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Canadian ebook sales plateau in 2014

From Publishers Weekly on September 19th, “publishers say that e-book sales in Canada have plateaued. BookNet’s Noah Genner says that BookNet has “paused” its consumer panel survey research on e-reading because the growth in digital books seems to have paused. “The numbers we’re hearing for e-book unit sales is still around 17%, 18%, 20%, that kind of range,” he says, noting that the rates vary considerably depending on genre. “We know for the genre categories inside fiction, some of [the rates of e-reading] are quite high.””

The article includes comments from publishers and notes that sales are high for certain titles.

Posted in Publishers, Retail.

eBooks third in US sales

Publishers Weekly reports that eBooks rank third in unit sales by format at 23% for the first half of 2014 based on data from Nielsen’s books and consumers survey. Paperbacks are most popular at 42% and hardcovers are just 2% ahead of ebooks, at 25%.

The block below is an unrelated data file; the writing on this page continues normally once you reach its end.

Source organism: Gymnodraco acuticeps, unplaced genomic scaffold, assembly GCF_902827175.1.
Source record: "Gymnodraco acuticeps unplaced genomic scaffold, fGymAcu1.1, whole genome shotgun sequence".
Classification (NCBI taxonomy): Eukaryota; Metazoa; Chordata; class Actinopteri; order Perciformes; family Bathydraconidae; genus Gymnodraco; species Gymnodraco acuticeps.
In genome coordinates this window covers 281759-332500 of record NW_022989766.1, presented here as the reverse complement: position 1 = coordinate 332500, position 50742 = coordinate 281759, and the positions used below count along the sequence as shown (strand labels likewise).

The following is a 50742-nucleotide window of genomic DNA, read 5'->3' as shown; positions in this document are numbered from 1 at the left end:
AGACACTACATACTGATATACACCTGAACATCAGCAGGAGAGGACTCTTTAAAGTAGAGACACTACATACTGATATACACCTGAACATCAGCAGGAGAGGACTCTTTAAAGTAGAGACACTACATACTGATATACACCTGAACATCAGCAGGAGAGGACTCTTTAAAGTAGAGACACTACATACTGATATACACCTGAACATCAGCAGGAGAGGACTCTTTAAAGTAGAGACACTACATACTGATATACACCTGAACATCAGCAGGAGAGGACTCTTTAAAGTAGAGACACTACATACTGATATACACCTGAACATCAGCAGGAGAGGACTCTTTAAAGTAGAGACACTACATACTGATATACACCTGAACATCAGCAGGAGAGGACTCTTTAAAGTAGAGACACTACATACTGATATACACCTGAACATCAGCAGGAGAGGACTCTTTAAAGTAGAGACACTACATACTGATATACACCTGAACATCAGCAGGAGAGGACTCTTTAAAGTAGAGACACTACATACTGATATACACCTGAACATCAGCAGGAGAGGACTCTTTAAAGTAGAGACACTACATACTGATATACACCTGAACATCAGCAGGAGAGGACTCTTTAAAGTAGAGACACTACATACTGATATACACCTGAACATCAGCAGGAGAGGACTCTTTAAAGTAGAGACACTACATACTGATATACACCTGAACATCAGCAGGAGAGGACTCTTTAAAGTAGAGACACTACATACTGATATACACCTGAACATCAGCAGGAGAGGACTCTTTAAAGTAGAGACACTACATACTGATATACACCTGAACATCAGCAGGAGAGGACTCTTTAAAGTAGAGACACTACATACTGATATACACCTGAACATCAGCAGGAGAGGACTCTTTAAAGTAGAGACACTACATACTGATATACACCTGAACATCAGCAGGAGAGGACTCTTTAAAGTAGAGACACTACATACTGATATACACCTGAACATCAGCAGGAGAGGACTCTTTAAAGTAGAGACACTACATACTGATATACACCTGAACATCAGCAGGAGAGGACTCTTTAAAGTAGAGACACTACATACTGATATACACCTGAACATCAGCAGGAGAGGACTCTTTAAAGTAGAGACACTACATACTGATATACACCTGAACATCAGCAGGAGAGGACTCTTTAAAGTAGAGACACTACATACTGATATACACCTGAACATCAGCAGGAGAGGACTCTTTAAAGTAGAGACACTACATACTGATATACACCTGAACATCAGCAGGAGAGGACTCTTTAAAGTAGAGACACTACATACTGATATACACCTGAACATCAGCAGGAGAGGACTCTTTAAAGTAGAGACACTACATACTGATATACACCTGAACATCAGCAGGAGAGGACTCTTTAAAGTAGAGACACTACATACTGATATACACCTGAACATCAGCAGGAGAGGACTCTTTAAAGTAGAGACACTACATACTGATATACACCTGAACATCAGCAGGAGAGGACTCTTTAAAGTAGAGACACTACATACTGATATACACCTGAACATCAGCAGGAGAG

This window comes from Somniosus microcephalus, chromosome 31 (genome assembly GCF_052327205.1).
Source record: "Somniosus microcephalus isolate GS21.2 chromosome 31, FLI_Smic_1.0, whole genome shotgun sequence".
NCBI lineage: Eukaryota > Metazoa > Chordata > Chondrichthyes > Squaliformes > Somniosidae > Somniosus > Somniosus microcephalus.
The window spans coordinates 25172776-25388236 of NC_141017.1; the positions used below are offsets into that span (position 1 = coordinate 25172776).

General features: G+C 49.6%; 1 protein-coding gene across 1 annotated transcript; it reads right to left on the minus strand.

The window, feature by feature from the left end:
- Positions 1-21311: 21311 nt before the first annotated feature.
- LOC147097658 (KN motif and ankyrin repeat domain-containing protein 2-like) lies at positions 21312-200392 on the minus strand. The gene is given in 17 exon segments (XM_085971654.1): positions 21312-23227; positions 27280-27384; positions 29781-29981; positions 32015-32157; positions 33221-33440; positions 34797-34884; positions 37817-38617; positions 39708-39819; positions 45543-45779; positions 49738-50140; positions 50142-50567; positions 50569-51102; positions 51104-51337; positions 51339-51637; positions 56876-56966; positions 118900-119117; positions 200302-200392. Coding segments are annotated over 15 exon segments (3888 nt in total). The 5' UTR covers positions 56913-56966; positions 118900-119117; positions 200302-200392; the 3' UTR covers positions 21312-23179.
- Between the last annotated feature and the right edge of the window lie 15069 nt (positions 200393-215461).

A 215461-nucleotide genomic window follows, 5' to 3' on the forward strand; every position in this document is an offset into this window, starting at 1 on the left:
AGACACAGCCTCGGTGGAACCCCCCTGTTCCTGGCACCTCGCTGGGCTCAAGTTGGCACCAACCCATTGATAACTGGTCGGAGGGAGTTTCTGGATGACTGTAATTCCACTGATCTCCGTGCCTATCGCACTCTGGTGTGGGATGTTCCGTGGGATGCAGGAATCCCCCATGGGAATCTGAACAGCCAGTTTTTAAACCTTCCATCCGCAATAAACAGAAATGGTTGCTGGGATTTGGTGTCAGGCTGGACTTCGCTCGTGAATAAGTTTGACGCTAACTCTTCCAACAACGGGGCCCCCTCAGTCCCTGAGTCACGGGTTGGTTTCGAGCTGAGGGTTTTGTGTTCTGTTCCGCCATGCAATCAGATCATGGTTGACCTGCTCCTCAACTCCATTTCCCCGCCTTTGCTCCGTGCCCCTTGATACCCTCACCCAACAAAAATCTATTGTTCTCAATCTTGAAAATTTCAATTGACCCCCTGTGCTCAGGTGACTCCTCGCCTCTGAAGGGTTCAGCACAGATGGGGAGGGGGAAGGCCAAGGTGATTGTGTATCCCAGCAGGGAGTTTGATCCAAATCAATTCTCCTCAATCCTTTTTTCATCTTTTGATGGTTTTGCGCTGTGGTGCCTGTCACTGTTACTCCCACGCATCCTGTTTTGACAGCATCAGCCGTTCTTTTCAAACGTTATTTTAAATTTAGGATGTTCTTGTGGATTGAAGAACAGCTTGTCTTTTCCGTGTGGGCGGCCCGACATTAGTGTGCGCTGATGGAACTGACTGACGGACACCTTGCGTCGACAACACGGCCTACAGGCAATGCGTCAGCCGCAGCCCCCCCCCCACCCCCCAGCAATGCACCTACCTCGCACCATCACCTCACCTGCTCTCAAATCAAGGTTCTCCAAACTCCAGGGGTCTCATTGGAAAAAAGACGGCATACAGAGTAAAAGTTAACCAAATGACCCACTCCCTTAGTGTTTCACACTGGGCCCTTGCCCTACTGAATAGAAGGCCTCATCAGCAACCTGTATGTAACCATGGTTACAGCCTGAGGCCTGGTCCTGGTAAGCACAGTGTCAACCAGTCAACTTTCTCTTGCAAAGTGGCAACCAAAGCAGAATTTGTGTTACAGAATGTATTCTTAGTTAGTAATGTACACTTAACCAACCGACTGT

Within the specific categories of adult fiction and young adult fiction, ebooks represented 30% of unit sales, while among children’s sales excluding YA, ebooks represented 13%.

Posted in Publishers, Retail.

New study on ereader vs print comprehension

From the Guardian on August 19: “A new study which found that readers using a Kindle were “significantly” worse than paperback readers at recalling when events occurred in a mystery story is part of major new Europe-wide research looking at the impact of digitisation on the reading experience.

The study, presented in Italy at a conference last month and set to be published as a paper, gave 50 readers the same short story by Elizabeth George to read. Half read the 28-page story on a Kindle, and half in a paperback, with readers then tested on aspects of the story including objects, characters and settings.”

Posted in Devices.

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Early report from pilot shows libraries drive sales

A UK library eBook pilot showed that of 464 books loaned through the public libraries participating, patrons bought 20 books. The pilot launched in March 2014 and is planned for one year.